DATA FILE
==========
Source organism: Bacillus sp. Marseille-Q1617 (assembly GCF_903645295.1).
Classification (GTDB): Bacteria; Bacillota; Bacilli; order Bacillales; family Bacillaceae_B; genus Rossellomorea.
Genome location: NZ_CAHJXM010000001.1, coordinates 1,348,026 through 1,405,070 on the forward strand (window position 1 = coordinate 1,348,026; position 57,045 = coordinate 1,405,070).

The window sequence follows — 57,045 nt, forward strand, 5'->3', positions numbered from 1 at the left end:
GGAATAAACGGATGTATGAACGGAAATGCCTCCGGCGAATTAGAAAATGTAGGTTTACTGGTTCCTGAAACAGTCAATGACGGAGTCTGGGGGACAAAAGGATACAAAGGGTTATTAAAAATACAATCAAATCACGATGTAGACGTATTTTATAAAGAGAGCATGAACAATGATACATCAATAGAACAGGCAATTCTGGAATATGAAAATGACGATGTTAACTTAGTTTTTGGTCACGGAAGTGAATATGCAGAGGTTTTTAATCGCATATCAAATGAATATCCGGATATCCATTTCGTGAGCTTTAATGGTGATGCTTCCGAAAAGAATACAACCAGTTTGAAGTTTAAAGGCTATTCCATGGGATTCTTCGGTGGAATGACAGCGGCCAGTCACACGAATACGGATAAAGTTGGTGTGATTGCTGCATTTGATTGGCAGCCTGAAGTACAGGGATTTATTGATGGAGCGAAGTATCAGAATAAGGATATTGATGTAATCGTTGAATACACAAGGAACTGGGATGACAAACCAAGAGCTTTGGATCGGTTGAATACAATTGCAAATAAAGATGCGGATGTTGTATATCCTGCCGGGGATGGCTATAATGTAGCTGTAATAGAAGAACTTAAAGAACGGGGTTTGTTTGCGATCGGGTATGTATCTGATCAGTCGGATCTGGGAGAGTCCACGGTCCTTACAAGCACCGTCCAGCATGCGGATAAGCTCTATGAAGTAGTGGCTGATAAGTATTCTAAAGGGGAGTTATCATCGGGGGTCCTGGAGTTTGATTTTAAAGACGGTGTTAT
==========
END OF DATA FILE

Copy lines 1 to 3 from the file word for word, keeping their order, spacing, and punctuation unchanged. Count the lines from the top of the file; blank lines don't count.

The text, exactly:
Source organism: Bacillus sp. Marseille-Q1617 (assembly GCF_903645295.1).
Classification (GTDB): Bacteria; Bacillota; Bacilli; order Bacillales; family Bacillaceae_B; genus Rossellomorea.
Genome location: NZ_CAHJXM010000001.1, coordinates 1,348,026 through 1,405,070 on the forward strand (window position 1 = coordinate 1,348,026; position 57,045 = coordinate 1,405,070).